Today’s news:

Rose Plaza pruned

Community Board 1 decisively rejected the Rose Plaza developer’s application to rezone 3.7 acres of land on the South Williamsburg waterfront for residential use, giving the project a negative recommendation as it advances through the city’s ULURP process.

After two hours of vigorous debate, the community board voted 31-8, seconding the recommendation of its Land Use Committee, to disapprove Rose Plaza LLC owner Isaac Rosenberg’s proposal to build three residential towers off South 11th Street and Kent Avenue, primarily because of its minimum levels of affordable housing.

The project has been in the planning stages for six years, and the latest version represents a modification of the plan, introduced in summer 2008, which reduced the number of towers from four to three slightly higher buildings (with heights of 25, 18, and 28 stories), but maintaining the same percentage of housing deemed “affordable,” at 20 percent.

“They came up a year and a half later with none of (the recommendations) to bear,” said CB 1 member Jaye Fox. “It shows a clear lack of interest in affordable housing. They need that 20 percent for themselves, it’s not for us, and they’re giving us nothing.”

The development appears to be in the crosshairs of a long-standing conflict between two Hasidic factions within the same Satmar sect in Williamsburg.The community board contains several members of United Jewish Organizations and UJCARE, where Rosenberg, the developer, is a board member.The organizations have split votes on development projects in the past, including the city-owned Broadway Triangle, which the UJO supported. This time, UJO members disapproved of the Rose Plaza development, and they were joined by a majority of the board.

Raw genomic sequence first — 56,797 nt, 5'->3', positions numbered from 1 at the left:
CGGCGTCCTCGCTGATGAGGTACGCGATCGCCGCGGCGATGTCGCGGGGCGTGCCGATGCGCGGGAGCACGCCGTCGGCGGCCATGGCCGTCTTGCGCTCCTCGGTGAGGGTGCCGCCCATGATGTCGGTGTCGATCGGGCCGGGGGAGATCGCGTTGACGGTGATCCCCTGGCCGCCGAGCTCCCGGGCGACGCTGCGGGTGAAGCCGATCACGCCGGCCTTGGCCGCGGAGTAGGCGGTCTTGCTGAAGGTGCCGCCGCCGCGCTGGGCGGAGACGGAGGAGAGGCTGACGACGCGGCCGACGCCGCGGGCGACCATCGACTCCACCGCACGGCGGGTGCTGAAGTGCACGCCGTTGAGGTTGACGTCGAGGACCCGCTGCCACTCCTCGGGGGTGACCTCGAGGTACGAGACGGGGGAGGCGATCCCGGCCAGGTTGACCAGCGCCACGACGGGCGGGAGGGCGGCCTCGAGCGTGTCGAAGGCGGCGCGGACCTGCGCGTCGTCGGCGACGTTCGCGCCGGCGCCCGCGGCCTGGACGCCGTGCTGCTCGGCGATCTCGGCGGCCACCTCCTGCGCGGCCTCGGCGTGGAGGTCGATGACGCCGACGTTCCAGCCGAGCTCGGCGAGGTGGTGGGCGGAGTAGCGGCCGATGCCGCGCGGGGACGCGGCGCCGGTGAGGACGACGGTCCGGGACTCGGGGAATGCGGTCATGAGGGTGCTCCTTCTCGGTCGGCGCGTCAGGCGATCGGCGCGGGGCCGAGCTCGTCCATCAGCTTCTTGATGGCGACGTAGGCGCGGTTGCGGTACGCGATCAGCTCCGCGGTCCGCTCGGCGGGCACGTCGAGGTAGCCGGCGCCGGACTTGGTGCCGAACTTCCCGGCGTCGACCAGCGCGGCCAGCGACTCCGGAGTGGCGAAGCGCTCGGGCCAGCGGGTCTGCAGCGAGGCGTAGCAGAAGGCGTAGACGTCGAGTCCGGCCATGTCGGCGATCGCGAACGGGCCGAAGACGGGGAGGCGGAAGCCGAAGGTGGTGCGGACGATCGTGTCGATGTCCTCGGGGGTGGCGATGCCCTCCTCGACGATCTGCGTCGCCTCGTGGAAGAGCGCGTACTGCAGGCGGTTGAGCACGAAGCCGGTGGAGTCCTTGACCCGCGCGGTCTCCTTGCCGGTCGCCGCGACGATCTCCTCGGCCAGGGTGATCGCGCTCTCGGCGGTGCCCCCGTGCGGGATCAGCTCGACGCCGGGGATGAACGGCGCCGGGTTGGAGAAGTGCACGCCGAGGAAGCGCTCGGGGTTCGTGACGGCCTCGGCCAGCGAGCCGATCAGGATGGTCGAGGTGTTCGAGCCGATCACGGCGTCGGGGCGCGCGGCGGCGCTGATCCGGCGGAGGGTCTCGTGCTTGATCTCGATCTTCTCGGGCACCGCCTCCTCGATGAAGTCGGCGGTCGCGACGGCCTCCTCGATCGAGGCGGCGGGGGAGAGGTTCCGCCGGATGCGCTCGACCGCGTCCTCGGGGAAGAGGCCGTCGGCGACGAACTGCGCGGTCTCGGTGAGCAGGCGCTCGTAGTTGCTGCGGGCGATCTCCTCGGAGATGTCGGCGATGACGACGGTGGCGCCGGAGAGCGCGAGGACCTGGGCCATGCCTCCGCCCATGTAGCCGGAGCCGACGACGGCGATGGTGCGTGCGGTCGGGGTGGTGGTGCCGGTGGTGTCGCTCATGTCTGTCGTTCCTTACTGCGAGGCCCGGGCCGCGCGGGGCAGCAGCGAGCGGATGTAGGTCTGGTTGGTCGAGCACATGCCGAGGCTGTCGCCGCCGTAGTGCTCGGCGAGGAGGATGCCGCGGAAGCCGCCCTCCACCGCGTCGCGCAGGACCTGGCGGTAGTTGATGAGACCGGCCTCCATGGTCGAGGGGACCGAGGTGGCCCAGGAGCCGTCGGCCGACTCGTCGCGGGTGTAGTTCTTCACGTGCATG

“We live in the community, we vote for the community,” said Rabbi David Niederman, Executive Director of the UJO. “We are living here, we want our children to live here and not be displaced. Ninety percent (of the residents) will be from outside the community. What is left for those inside the community?”

David Weinstock, a UJCARE member, criticized the UJO for its denial of the project and claimed the votes were being cast for political reasons.

“It is taking this project and throwing it into the garbage for no reasons. Denying a person an ability to build the project. This person is a very professional person,” said Weinstock.

CB 1 member Esteban Duran, who pushed strongly to oppose the Broadway Triangle rezoning application, questioned what he believed was a double standard at work, as did Councilmember Diana Reyna.

“I ask you to put your community before politics,” said Reyna, who supported the proposal. “We needed better for the Broadway Triangle, yet it passed 20-13 and we sit here opposing affordable housing, demanding more. If we’re going to apply it to one, we’re going to apply it to all.”

But CB 1 member Del Teague said she was “offended” by the “disingenuous” insinuation that the Land Use Committee made its recommendation for political reasons.

“You can disagree with us, but listen, if it’s true that (the developer) would come back with this, he would have. If they want something from us, let them give more to the community,” said Teague.

Howard Weiss, who represents the Rose Plaza applicant, said that the result was not unexpected, based on the Land Use committee’s recommendation, but vowed to press on in the next step of the ULURP process, a hearing with Borough President Marty Markowitz on December 7.

“They lauded the project, except they did not favor the affordable housing level so they voted no,” said Weiss.

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